Cervical cancer affects the neck of the womb, or cervix, and is caused by infection with HPV, which spreads through genital skin-to-skin contact. It is the second most common cancer in women under 35. According to estimates, the HPV vaccine could save 400 of the over 900 lives that are lost to this cancer every year in the UK.

The idea is that giving the vaccine before the first sexual contact occurs lowers the chances of contracting the infection and, consequently, developing cervical cancer later in life, says Miss Adeola Olaitan, a consultant gynaecological oncologist at University College London Hospital. “Most women are infected with HPV at some point, and the infection is usually harmless. But occasionally the virus causes changes in the cells of the cervix, which can lead to cancer.”

 

Cervical screening

 

Olaitan says screening for such changes, which are asymptomatic, is also key to prevention. It allows to detect abnormalities early enough to be treated, and protect women “from developing cervical cancer in the future.”

The screening (or smear) test involves collecting cells from the cervix with a small soft brush. It takes only a few minutes and is not painful.

“The important thing to remember is that this is not a diagnostic test,” says Olaitan. Abnormalities are detected in 20 per cent of cases, according to Cancer Research UK. But their presence does not mean there is cancer in the cervix.

The cells collected during screening are sent to a laboratory for analysis. If the results show mild abnormalities the sample is tested for HPV. Women who test positive are offered a colposcopy (a physical examination of the cervix). Those who test negative are invited back for routine screening. If the smear results show more marked changes a colposcopy is offered without prior HPV testing.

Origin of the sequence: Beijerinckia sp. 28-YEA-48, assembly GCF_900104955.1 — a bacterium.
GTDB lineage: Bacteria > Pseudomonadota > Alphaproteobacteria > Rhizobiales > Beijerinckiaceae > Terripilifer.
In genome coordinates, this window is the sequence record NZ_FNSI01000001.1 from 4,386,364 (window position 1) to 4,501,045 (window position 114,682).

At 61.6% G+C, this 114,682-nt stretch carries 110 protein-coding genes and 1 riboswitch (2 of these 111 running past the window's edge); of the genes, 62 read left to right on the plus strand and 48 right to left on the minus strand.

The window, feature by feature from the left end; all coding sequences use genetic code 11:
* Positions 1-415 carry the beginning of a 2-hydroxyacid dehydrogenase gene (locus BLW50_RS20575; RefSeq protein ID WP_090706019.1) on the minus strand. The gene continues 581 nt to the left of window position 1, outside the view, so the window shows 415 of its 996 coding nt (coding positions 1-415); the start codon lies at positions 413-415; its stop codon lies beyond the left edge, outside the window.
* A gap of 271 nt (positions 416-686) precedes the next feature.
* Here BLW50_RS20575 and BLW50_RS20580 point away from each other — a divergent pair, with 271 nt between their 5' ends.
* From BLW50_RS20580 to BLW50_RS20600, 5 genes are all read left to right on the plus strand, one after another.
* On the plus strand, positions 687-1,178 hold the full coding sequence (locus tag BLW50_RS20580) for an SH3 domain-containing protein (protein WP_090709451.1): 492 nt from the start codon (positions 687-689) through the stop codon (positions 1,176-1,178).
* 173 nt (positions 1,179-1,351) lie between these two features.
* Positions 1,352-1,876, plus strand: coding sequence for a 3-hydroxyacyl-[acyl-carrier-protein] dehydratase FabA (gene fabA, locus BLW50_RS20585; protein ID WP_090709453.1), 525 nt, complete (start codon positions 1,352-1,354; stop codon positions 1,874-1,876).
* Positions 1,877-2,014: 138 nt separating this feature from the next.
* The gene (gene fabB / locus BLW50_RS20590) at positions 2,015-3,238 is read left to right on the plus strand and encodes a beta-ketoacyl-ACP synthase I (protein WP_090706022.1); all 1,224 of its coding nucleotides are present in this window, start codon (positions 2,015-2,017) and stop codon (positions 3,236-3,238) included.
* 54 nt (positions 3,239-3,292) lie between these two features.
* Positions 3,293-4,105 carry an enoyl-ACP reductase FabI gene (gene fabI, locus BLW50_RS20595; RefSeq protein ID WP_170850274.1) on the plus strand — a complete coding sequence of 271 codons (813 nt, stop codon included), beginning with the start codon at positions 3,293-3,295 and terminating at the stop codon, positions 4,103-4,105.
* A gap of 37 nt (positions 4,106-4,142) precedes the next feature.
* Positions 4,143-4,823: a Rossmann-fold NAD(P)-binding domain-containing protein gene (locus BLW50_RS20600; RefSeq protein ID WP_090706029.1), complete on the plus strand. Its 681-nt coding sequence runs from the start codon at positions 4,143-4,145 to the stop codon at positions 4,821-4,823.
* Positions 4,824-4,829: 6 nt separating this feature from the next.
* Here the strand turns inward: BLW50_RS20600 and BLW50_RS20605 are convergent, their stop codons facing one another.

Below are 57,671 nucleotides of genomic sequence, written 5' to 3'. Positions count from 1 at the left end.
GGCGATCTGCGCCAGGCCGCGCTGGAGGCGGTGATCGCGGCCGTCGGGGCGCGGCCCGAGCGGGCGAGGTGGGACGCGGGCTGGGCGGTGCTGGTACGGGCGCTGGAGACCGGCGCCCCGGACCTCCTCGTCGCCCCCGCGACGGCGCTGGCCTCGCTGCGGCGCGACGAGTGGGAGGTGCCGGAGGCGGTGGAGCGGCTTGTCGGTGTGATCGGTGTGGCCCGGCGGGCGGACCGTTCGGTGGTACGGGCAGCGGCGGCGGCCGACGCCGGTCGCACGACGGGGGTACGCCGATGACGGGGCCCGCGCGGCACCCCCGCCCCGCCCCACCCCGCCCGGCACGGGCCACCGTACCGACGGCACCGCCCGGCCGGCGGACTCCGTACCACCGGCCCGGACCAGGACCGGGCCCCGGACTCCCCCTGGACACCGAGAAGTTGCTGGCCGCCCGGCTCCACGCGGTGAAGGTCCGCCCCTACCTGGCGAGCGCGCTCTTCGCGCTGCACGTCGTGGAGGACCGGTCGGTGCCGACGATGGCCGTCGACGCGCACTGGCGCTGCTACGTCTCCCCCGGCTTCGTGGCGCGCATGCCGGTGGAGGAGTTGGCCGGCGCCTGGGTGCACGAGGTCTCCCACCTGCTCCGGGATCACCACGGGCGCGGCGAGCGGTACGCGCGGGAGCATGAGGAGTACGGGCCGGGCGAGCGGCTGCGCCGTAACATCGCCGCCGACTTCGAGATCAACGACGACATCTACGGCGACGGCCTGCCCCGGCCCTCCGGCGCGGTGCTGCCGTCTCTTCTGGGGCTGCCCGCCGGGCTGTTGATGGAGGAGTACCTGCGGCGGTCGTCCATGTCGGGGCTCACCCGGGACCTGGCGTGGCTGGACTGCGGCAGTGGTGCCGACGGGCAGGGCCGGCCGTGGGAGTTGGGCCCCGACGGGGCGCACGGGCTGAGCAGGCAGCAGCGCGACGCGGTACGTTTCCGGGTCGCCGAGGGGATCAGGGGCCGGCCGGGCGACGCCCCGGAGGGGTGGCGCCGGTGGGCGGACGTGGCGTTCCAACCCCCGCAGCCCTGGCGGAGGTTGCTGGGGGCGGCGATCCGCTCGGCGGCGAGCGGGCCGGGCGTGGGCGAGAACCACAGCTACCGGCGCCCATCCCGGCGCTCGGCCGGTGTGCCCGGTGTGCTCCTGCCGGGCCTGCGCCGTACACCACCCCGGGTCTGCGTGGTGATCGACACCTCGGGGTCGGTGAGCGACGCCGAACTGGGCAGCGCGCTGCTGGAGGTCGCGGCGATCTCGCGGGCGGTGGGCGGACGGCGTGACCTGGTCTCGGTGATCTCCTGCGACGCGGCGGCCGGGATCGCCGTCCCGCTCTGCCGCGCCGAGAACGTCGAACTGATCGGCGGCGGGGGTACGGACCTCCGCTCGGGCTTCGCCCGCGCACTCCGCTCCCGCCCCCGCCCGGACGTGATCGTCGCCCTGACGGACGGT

Screening still needed after vaccination

 

Women are invited for a smear test every three years if aged 25 to 49, or every five years if aged 50 to 64. This currently includes vaccinated women, because the vaccine reduces, but does not eliminate, cancer risk.

“Vaccination protects against HPV 16 and 18, which cause 70 per cent of cervical cancers. It does not protect against all cervical cancer-causing viruses,” says Olaitan. “Vaccinated women shouldn’t therefore feel falsely reassured, and should still attend screening.” Yet in June new research has revealed that, among women over 50 for instance, screening uptake is at an 18-year low of 72 per cent.

“It’s crucial that all age groups attend screening, because this offers the best protection,” says Olaitan. Indeed, scientists estimate that screening lowers cervical cancer risk by 60 to 80 per cent, and saves around 4,500 lives every year in the UK. Since screening began, in the 1980s, cervical cancer cases have decreased by nearly 50 per cent.